[MUSIC] My Time with Kurt Cobain by Michael Azerrad — The beauty and the tragedy of Kurt Cobain and a story about the grief we carry for our friends who died too young.

[PLANTS] Would you pay $18,888 for a plant? Some of these collectors would. A tour through the secret world of Seattle’s plant hunters by Erica Browne Grivas — I'm begging you, do not spend five figures on a plant. It's not worth it. Also, the Seattle Plant Shop is the best store quoted in this article. (Do not trust the collector stores. Cough.) Text or call me first if you're looking for a plant or need assistance finding one.

[QUEERNESS] Language Has Failed to Describe the Complexities of Sexuality by Zachary Zane — Monosexual labels depend too much on the gender of a person and their love interests. 

[QUEERNESS] “Bisexual Men Are The Best In Bed” Is Fetishistic Biphobia by J.R. Yussuf — "Whether you have flesh dick, plasdick, or no dick at all, one’s sexual orientation is not enough to determine how one performs in bed. Some of us have trash dick, some of us have dick that can’t get hard, some have decent dick, some of us have dick that’s A1. And perhaps most importantly, good sex doesn’t have to center or involve dick at all, even if your partner has one."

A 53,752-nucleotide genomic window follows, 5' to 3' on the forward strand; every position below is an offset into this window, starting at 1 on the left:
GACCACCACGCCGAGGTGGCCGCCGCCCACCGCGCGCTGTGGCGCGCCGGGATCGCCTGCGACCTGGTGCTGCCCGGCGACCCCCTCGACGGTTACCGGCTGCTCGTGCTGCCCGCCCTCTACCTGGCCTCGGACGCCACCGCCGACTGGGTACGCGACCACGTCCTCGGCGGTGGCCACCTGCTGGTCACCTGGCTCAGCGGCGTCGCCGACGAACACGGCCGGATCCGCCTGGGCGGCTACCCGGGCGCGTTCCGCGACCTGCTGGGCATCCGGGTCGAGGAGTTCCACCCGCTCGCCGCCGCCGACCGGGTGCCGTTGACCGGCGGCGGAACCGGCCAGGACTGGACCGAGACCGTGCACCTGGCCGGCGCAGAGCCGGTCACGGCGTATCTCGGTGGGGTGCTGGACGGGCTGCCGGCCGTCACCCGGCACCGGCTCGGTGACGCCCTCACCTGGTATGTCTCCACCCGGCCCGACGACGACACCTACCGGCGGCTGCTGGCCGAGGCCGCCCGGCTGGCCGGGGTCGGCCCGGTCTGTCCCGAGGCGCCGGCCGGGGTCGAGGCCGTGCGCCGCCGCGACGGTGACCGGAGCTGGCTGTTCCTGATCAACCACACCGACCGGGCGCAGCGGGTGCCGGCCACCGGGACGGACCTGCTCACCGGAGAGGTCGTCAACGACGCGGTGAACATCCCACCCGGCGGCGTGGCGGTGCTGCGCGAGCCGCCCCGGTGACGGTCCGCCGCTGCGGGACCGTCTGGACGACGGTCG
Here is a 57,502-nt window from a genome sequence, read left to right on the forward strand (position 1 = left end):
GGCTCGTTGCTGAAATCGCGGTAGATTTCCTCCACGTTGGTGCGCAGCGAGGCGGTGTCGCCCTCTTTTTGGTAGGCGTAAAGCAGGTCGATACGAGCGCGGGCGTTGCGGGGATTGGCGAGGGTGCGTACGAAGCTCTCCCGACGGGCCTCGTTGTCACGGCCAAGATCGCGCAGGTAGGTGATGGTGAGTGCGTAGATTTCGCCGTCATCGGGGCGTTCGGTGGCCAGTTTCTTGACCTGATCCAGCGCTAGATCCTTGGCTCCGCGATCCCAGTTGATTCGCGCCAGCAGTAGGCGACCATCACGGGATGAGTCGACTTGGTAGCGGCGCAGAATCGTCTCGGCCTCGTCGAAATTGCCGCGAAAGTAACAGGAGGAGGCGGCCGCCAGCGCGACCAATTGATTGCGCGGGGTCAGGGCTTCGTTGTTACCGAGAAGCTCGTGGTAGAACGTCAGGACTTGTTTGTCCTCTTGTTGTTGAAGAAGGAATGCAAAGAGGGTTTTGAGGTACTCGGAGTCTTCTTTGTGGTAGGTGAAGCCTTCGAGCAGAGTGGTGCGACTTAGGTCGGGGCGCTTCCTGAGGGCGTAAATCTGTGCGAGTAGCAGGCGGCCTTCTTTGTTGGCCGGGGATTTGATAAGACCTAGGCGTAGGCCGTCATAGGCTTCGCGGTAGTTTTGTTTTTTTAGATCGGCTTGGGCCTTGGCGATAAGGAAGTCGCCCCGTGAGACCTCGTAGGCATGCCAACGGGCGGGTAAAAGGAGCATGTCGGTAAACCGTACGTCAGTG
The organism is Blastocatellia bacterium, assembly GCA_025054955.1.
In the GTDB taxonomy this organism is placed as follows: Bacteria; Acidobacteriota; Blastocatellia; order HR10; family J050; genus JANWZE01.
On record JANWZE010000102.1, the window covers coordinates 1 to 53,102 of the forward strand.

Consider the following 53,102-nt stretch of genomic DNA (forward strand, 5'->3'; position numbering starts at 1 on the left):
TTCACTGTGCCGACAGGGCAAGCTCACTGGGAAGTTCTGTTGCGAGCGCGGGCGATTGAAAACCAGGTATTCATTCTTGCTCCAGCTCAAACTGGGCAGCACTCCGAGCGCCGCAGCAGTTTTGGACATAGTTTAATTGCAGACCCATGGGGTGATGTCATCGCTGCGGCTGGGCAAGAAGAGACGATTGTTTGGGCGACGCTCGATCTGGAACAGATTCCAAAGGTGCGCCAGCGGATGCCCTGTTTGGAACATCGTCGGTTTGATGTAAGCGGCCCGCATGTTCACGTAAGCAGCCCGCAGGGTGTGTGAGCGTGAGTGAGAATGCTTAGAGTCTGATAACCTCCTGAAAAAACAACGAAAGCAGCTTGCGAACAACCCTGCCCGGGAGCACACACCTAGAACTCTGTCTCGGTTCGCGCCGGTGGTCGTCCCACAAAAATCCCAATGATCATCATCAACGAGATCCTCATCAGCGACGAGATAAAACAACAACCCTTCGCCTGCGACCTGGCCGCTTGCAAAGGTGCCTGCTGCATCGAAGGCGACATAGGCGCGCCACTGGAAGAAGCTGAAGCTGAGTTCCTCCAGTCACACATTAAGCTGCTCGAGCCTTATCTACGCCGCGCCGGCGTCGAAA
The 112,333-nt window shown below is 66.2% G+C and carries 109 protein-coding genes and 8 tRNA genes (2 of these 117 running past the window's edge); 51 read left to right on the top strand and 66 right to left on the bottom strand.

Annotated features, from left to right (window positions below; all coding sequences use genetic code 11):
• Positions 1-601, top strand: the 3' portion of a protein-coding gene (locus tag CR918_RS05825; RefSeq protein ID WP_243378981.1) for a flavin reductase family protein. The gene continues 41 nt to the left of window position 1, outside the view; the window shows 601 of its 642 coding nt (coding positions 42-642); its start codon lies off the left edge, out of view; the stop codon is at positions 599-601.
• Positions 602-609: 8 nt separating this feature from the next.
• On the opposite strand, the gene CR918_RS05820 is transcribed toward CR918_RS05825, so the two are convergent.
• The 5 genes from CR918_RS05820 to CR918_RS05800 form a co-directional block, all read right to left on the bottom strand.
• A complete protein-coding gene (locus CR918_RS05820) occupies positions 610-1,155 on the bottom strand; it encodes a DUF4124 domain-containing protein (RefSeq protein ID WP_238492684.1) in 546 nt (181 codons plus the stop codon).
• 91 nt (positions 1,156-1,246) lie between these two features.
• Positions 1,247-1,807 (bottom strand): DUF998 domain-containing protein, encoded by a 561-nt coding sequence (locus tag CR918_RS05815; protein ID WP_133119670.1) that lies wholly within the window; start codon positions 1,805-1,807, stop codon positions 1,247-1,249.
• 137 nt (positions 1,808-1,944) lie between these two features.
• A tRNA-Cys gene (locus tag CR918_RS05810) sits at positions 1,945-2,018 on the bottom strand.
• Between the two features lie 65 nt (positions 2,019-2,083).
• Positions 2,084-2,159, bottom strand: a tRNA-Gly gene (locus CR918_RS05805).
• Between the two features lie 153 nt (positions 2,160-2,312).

[QUEERNESS] Cops Don’t Belong at Pride by Roxane Gay — ACAB. 

[SEX] 14 Anal Sex Essentials For Any Gender by Fran Tirado — Fran's lube recommendation (Maude) is an A+ game changer, no matter what body part you're using it with. (Always use lube, friends!) And the b-Vibe butt plugs are also a ton of fun. Take care of your butthole!

[SEX] This Man Does Not Make Poppers by David Mack — The incredible story about who makes poppers and how all of them are the exact same formula.

[TV] Commodifying Bi Validation: Loki vs Russell T Davies by Verity Ritchie — I still haven't finished watching Loki, but this is a great look at bisexual identities on TV and Davies' work.

Keep wearing your masks. Get vaccinated if you haven't. And WA friends, vote.


Erica McGillivray